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From Human Rights Watch

New York, February 28, 2002

Russian forces in Chechnya arbitrarily detain, torture, and kill civilians in a climate of lawlessness, Human Rights Watch said today. In a 51-page report, Human Rights Watch details a series of military sweep operations during which it found hundreds of men were arbitrarily detained, dozens tortured, and at least six extrajudicially executed.

Russian forces in Chechnya arbitrarily detain, torture, and kill civilians in a climate of lawlessness, Human Rights Watch said today. In a 51-page report, Human Rights Watch details a series of military sweep operations during which it found hundreds of men were arbitrarily detained, dozens tortured, and at least six extrajudicially executed.

"For a year now Russian authorities have been claiming that the situation in Chechnya is returning to normal," said Elizabeth Andersen, executive director of Human Rights Watch's Europe and Central Asia division. "But in fact civilians face a daily threat of being arbitrarily detained, tortured, or just 'disappearing' in custody. That's a far cry from 'normal.'"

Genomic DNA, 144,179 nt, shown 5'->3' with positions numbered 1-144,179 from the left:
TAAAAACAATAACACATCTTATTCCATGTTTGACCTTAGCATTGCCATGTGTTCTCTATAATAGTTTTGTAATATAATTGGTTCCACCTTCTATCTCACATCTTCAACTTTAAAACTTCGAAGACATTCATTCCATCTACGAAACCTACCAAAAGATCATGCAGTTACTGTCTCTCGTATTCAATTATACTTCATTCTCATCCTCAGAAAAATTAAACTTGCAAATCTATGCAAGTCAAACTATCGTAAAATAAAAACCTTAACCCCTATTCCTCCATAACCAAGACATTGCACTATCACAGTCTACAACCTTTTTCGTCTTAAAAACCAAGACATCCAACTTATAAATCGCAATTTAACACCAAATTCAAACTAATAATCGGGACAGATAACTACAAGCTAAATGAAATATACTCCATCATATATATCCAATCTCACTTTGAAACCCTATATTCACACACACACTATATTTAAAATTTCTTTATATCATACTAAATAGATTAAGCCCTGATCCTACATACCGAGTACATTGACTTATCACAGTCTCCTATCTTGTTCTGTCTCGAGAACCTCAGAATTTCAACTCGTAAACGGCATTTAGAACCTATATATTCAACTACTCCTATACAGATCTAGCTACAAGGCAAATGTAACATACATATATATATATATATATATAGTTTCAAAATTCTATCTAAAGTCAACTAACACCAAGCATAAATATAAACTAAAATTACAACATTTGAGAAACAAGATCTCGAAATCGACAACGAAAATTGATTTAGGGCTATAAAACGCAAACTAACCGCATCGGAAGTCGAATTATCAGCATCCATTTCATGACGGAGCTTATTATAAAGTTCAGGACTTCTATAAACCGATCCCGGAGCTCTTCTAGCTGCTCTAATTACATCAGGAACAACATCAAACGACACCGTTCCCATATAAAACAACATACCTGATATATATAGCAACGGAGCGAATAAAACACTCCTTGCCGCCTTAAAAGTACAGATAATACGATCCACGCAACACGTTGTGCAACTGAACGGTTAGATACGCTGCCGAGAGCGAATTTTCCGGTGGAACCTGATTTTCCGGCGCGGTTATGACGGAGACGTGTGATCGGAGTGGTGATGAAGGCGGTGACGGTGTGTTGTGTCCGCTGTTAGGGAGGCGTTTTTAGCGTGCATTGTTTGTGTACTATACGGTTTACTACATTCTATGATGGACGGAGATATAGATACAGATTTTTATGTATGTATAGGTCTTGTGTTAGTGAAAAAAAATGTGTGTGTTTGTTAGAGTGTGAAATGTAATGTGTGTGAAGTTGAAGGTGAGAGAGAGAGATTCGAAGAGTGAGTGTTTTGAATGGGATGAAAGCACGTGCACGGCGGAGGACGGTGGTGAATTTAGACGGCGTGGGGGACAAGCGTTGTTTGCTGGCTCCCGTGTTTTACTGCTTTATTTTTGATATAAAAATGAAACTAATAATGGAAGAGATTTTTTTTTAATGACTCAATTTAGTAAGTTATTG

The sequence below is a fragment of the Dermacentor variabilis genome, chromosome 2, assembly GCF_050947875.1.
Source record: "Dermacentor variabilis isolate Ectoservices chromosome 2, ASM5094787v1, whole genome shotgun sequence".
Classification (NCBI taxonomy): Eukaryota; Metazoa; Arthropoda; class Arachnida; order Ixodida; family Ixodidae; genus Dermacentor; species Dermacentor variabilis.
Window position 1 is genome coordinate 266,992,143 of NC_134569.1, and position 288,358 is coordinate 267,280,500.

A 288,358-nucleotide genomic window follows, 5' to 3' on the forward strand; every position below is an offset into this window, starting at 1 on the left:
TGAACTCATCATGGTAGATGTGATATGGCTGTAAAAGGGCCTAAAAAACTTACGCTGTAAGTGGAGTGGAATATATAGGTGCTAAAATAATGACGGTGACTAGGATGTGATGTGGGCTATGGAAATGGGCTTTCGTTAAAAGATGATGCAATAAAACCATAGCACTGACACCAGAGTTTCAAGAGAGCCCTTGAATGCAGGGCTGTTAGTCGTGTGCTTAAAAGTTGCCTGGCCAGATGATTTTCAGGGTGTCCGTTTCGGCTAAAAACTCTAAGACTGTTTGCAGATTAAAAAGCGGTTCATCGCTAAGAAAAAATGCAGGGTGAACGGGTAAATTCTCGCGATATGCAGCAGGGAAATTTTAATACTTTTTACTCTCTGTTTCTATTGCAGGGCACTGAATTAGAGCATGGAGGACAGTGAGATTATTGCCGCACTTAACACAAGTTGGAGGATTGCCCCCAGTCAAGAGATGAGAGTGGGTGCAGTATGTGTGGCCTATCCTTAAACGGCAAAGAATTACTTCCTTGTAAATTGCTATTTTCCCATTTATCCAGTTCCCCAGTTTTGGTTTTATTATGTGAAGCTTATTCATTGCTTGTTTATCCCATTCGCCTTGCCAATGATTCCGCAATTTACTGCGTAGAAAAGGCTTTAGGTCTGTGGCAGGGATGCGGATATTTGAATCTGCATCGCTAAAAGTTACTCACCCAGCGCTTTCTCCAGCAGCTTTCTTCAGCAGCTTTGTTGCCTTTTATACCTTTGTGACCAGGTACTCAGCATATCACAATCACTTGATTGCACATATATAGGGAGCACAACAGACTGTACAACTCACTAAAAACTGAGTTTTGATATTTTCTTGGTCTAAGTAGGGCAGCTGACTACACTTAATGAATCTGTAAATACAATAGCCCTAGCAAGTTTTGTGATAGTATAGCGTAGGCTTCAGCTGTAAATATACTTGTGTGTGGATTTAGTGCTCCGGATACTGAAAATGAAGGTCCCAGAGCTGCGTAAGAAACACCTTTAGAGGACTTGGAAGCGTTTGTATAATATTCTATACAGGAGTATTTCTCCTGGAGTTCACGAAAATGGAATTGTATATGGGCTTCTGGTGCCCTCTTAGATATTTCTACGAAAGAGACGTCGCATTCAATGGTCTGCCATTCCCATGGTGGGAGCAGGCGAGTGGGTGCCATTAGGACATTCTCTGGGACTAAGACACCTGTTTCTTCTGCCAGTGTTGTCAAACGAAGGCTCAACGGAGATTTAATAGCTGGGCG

The report, titled Swept Under: Torture, Forced Disappearances, and Extrajudicial Killings During Sweep Operations in Chechnya, documents abuses during sweep operations that took place in June and July 2001 in the villages Alkhan-Kala, Sernovodsk, and Assinovskaia. In a sweep operation, Russian forces, responding to Chechen rebel hostilities, typically seal off a village and run identity checks and searches of residents. The operations in mid-2001 took place against a backdrop of Russian government pledges to withdraw troops and return internally displaced persons safely to their homes, even as clashes continued between Russian forces and Chechen rebels. Since July 2001, Russian forces have conducted dozens more sweep operations throughout Chechnya, committing many of the same abuses described in the report.

Among the cases detailed is that of "Magomed Asanukaev,"(not the man's true name) whom Russian forces detained in the Sernovodsk sweep on July 2. They threw him in a truck with no explanation, held him in a concrete pit, and tortured him with electric shocks, attempting to coerce information about rebel fighters. He was later released, but others were not. Zelimkhan Umkhanov and Apti Isigov "disappeared" after Russian forces took them into custody; relatives to this day have been unable to get information from Russian forces about their whereabouts. On June 21 Russian forces apprehended Rustam Razhepov, 35, and Daud Vitaev, 27, during the Alkhan-Kala operation; their corpses were found in an unmarked grave on June 22.